Free SSL with Let’s Encrypt

by | Oct 18, 2016 | Security | 0 comments

Setting up Let’s Encrypt

I get my hosting and the hosting for my clients from the best in the business.  They offer about everything others offer and they respond to support tickets within 10 minutes.  Anyway, contact me if you’d like to get set up with hosting from these amazing people.  Let’s Encrypt SSL certificates have been available for awhile now and my hosting company has just added this feature to the hosting control panel.  It shows up as an icon for SSL among all the other icons for things like Account Profile, Mail Manager, MySQL Databases and Software Installer.

Let’s Encrypt is a certificate authority that provides free SSL certificates, accepted by most browsers. While they provide security and authenticity when accessing your site over SSL, they do not provide end-user warranties or the additional features of commercial certificates.  These added features are generally not necessary so Let’s Encrypt can probably serve all of your SSL needs.

Clicking on the SSL icon brings up a simple page with a couple of sections.  The first section offers general information about the use of SSL on a shared server.  It doesn’t have much to do with the Let’s Encrypt installation.  The second section is the Let’s Encrypt Certificates Manager. Click the continue button to see a list that includes your domain and subdomains.  For the purposes of experimentation,  I added the Let’s Encrypt certificate to my domain: /

The installation process is a simple as can be.  Just select the domain or sub domains you want to protect and click enable and wait awhile.  When the system announces that your certificate is enabled it’s done.

Checking Your Installation

Now when you go to the https version of your website,  you will see the security padlock – maybe.  If you are looking at the https version (e.g. and the padlock isn’t there,  there is probably a problem with mixed content.  That is, content that is not from a secure source is being loaded onto your page.

The Chrome browser is handy for checking this.  Just click the icon to the left of your URL, where the padlock is supposed to be.  From there you can open a panel that, when you refresh the page, will list the elements that are not secure.  Then, it’s just a matter of correcting your html so that it fetches the elements (like graphics) in a secure manner.  For more on this, relative to WordPress, see Divi, WooCommerce and SSL.

Sometimes these mixed content problems are hard to chase down. I have one website that was updated years ago. At that time I added a lot of 303 redirects to the .htaccess file, since my old pages were replaced with new pages. After much head scratching, I discovered that one of those redirects messed up an shtml include, thus forcing my page to display a image from an insecure location. Since those redirects were no longer necessary, I deleted them and suddenly my pages were secure.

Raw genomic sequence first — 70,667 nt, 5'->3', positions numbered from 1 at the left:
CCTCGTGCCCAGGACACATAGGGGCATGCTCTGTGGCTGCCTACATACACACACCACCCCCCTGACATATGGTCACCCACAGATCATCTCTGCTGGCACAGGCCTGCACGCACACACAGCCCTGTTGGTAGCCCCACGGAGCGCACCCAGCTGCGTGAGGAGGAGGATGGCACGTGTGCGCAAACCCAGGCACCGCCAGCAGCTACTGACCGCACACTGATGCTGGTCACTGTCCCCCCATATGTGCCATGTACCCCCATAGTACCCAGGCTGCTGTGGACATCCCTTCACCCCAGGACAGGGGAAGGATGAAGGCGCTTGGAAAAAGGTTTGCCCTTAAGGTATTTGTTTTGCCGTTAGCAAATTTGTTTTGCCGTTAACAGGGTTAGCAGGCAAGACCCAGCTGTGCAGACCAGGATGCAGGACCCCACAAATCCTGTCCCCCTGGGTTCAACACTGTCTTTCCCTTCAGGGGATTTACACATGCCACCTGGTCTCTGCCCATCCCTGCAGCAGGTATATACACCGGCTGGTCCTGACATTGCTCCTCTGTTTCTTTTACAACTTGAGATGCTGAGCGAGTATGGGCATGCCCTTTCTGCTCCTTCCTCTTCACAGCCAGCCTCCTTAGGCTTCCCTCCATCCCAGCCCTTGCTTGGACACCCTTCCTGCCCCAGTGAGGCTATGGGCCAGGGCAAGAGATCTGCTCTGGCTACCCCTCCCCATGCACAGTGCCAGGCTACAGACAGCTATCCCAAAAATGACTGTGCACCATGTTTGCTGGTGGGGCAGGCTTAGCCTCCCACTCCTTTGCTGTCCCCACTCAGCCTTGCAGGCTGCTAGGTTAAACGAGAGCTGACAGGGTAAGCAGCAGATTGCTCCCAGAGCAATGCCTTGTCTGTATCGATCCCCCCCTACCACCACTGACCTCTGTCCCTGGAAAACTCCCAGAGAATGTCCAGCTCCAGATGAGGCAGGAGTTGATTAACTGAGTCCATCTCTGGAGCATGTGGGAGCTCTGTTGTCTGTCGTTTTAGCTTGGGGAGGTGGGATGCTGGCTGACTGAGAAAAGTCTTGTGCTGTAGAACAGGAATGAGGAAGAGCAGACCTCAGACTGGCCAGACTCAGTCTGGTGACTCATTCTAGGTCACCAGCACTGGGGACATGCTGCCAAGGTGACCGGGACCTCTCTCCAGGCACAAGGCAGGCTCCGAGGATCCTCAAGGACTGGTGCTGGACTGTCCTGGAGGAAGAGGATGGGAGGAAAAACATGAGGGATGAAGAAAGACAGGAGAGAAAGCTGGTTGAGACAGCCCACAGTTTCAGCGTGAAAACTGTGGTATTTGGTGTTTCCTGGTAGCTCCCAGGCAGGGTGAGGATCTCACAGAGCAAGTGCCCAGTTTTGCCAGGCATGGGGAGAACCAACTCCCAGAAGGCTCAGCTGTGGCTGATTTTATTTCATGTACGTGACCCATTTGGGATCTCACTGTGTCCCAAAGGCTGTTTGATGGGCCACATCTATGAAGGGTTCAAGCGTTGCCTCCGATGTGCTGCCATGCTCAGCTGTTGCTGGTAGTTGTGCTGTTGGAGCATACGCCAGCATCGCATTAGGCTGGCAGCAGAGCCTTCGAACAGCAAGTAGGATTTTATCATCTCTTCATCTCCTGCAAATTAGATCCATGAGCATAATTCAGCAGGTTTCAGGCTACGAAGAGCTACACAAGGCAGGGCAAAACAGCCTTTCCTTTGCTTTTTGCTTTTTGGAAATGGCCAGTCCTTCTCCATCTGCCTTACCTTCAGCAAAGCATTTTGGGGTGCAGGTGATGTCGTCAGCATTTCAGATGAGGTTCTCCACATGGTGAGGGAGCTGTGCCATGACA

Forcing SSL

Once all is well when you go to the https version of your site, you need to force all users to go there. If your host is like mine, they offer a one-click option to force all pages to https. The option is found in the SSL section of the site’s control panel with the Let’s Encrypt setup.

If you don’t have that option,  you may need to add the following code to your .htaccess file (if you are on a Linux/Apache server) at the root of your domain or subdomain – just DO NOT repeat the “RewriteEngine On” in your htaccess file AND be sure the other two lines immediately follow it:

RewriteEngine On
RewriteCond %{HTTPS} off
RewriteRule ^(.*)$ https://%{HTTP_HOST}%{REQUEST_URI} [L,R=301]


If you are using WordPress,  you will also need to go to Settings > General and change both links so they start with https.


That’s all there is to it with my hosting service.  If you are using another company,  you may find a similar icon on your hosting panel and installation should be similar.

In the past it has been recommended that only pages that need to be secure,  like those that collect credit card information or transmit passwords, would be secured with SSL.  The argument is that securing all your pages adds strain on the server and slows the delivery of your pages.  This is true, but to a comparatively minor amount.  It is likely that you won’t notice any impact at all, particularly if you are already using a lot of graphics or video on your pages.  With WordPress,  you can speed up your page delivery considerably using a caching plugin like WP Super Cache whether you are using SSL or not.

For more about Let’s Encrypt, see the organization’s website.